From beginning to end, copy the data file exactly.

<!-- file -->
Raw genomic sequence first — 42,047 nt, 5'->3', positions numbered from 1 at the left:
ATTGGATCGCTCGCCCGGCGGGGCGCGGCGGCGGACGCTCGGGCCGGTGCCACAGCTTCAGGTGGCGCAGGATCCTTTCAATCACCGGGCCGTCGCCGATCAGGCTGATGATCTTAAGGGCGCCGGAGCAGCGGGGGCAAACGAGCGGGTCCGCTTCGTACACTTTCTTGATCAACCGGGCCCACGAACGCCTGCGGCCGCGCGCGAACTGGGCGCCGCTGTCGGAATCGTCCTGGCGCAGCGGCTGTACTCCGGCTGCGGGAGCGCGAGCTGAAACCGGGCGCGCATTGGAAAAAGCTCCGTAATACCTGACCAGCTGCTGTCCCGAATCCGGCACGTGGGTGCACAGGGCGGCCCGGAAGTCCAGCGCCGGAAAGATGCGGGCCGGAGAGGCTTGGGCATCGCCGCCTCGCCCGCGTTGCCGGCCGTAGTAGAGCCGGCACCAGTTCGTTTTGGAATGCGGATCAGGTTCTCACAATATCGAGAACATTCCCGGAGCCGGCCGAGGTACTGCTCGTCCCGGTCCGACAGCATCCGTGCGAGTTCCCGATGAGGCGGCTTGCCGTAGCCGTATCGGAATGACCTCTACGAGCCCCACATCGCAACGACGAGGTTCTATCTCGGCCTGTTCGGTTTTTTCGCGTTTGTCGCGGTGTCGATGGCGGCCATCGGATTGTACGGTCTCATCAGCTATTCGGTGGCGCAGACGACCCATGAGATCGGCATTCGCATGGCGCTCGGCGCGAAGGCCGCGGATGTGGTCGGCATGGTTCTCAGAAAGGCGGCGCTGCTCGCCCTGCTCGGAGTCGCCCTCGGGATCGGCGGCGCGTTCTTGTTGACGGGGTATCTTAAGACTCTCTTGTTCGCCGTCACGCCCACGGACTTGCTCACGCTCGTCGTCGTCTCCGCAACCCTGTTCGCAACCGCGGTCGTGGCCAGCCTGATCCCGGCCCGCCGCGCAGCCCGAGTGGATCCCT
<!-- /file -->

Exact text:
Raw genomic sequence first — 42,047 nt, 5'->3', positions numbered from 1 at the left:
ATTGGATCGCTCGCCCGGCGGGGCGCGGCGGCGGACGCTCGGGCCGGTGCCACAGCTTCAGGTGGCGCAGGATCCTTTCAATCACCGGGCCGTCGCCGATCAGGCTGATGATCTTAAGGGCGCCGGAGCAGCGGGGGCAAACGAGCGGGTCCGCTTCGTACACTTTCTTGATCAACCGGGCCCACGAACGCCTGCGGCCGCGCGCGAACTGGGCGCCGCTGTCGGAATCGTCCTGGCGCAGCGGCTGTACTCCGGCTGCGGGAGCGCGAGCTGAAACCGGGCGCGCATTGGAAAAAGCTCCGTAATACCTGACCAGCTGCTGTCCCGAATCCGGCACGTGGGTGCACAGGGCGGCCCGGAAGTCCAGCGCCGGAAAGATGCGGGCCGGAGAGGCTTGGGCATCGCCGCCTCGCCCGCGTTGCCGGCCGTAGTAGAGCCGGCACCAGTTCGTTTTGGAATGCGGATCAGGTTCTCACAATATCGAGAACATTCCCGGAGCCGGCCGAGGTACTGCTCGTCCCGGTCCGACAGCATCCGTGCGAGTTCCCGATGAGGCGGCTTGCCGTAGCCGTATCGGAATGACCTCTACGAGCCCCACATCGCAACGACGAGGTTCTATCTCGGCCTGTTCGGTTTTTTCGCGTTTGTCGCGGTGTCGATGGCGGCCATCGGATTGTACGGTCTCATCAGCTATTCGGTGGCGCAGACGACCCATGAGATCGGCATTCGCATGGCGCTCGGCGCGAAGGCCGCGGATGTGGTCGGCATGGTTCTCAGAAAGGCGGCGCTGCTCGCCCTGCTCGGAGTCGCCCTCGGGATCGGCGGCGCGTTCTTGTTGACGGGGTATCTTAAGACTCTCTTGTTCGCCGTCACGCCCACGGACTTGCTCACGCTCGTCGTCGTCTCCGCAACCCTGTTCGCAACCGCGGTCGTGGCCAGCCTGATCCCGGCCCGCCGCGCAGCCCGAGTGGATCCCT